Reliability study tracks 25,000 hard drives


— 12:08 PM on November 12, 2013

Way back in 2007, Google published a study on hard drive failure trends. The data revealed that failures typically occur very early in life or after several years of use. The study is a little dated, though, and so is similar research (PDF) conducted by Carnegie Mellon University. Fortunately, we have fresh data from online backup provider Backblaze, which has published failure statistics for 25,000 hard drives bought in the last five years.

According to this data, infant mortality is still a problem. The failure rate for the first three months of operation is higher than for any other quarter until after the three-year mark. Backblaze reports that 5.1% of its drives failed within the first 18 months, followed by only 1.4% for the following 18 months. After three years of use, the failure rate jumps to 11.8%.

Nearly 80% of the drives are still operational after four years. Backblaze doesn't have data points beyond that, but the current trend suggests a median drive life of six years.

Interestingly, the bulk of Backblaze's drives are consumer-grade models rather than enterprise variants with server-specific features and longer warranties. In fact, 8% of the firm's 75PB storage capacity comes from "shucked" drives that began their lives in external enclosures. Backblaze doesn't break down failure rates by drive type, but it promises to detail the differences between consumer- and enterprise-grade models in a future post. Since the company has "standardized" on consumer drives, it seems to be happy with their longevity versus the server-specific alternatives.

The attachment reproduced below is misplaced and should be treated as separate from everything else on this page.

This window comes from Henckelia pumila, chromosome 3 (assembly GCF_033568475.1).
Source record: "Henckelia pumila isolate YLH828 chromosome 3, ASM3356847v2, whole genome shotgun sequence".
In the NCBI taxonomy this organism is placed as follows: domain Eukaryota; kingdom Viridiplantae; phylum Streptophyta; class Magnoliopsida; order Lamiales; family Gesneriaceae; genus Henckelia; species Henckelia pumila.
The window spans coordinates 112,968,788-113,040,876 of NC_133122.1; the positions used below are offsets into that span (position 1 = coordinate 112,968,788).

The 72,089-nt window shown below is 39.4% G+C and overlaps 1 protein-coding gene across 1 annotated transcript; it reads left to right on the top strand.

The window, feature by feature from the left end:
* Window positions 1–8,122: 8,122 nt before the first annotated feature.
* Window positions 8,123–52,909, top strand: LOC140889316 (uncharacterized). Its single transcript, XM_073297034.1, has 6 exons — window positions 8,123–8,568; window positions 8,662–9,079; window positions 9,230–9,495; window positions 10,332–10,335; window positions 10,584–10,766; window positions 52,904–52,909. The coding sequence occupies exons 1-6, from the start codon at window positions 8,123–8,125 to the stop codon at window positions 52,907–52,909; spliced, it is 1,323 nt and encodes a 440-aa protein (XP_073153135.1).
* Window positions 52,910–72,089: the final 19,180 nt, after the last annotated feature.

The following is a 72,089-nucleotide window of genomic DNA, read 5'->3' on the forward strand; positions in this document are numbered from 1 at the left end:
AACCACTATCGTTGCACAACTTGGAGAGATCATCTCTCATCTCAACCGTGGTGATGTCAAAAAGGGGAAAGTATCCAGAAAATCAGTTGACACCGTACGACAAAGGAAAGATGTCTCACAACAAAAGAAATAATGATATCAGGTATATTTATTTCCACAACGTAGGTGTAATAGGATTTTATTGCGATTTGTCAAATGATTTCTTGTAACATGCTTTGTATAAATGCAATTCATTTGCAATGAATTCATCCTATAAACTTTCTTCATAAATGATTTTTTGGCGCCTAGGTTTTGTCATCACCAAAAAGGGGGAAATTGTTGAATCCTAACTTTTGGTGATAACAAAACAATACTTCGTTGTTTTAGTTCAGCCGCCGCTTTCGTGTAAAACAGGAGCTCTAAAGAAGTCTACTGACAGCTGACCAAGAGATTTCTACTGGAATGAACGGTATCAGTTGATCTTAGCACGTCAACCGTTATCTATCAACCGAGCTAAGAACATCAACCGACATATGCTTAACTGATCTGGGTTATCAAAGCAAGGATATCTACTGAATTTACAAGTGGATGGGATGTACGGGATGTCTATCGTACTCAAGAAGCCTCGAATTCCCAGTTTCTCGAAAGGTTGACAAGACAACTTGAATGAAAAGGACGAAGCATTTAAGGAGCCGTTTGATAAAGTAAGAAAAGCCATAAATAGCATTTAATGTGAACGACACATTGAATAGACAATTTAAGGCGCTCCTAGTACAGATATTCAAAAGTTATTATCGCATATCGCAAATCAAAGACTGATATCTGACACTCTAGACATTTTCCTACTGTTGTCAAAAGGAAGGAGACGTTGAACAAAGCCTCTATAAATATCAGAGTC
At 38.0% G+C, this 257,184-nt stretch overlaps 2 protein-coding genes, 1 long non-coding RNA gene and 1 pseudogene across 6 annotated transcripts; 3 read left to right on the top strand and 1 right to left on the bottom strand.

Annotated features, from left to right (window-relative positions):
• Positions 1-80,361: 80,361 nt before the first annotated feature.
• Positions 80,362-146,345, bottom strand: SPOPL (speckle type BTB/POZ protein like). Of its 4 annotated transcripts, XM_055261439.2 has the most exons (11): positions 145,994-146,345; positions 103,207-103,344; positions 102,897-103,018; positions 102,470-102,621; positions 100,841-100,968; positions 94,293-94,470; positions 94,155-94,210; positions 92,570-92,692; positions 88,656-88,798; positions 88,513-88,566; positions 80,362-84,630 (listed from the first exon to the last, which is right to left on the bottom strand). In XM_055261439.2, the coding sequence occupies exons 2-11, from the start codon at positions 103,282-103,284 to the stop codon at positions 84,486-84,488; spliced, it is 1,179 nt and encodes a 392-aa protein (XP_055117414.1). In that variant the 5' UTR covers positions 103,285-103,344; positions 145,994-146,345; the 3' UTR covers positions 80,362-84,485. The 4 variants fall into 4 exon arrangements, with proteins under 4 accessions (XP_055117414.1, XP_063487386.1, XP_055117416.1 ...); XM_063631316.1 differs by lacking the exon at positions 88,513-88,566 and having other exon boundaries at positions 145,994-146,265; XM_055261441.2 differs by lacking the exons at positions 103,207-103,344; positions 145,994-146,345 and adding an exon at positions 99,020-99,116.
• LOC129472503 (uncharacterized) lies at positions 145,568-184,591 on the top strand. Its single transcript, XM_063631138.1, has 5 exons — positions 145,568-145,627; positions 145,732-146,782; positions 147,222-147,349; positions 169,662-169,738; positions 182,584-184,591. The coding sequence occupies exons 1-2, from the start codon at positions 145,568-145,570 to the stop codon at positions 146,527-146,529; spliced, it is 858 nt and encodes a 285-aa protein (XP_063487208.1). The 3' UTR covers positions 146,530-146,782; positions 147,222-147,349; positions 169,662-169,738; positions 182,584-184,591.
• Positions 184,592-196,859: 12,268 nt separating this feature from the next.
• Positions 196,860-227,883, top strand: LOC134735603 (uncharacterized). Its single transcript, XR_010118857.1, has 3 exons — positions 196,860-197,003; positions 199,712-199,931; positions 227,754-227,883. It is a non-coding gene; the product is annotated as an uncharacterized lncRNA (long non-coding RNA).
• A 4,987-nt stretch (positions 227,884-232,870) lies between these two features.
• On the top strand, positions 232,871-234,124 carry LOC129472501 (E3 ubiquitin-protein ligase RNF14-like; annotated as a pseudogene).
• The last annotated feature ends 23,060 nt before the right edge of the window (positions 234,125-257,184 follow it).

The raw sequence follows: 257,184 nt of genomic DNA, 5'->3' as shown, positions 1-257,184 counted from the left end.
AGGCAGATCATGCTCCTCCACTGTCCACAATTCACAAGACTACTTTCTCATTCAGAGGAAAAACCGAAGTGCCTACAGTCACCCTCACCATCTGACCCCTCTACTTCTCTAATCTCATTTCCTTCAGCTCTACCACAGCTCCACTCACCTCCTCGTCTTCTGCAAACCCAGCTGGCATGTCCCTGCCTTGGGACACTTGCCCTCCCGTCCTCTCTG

Even if enterprise-grade drives fail less frequently, the difference may not be large enough to justify the price premium. Pricing also appears to motivate Backblaze's harvesting of external drives. The firm started shucking portable drives in response to the high prices and limited availability of internal drives that immediately followed 2011's Thailand flooding. A recent blog post suggests the practice continues to this day, perhaps because portable drives are often cheaper to buy than equivalent internal products.

Although Backblaze has pledged to update its reliability statistics every quarter, it doesn't look like we'll get a manufacturer breakdown. I'd be very curious to see whether any makes or models are failing more often than others.

   
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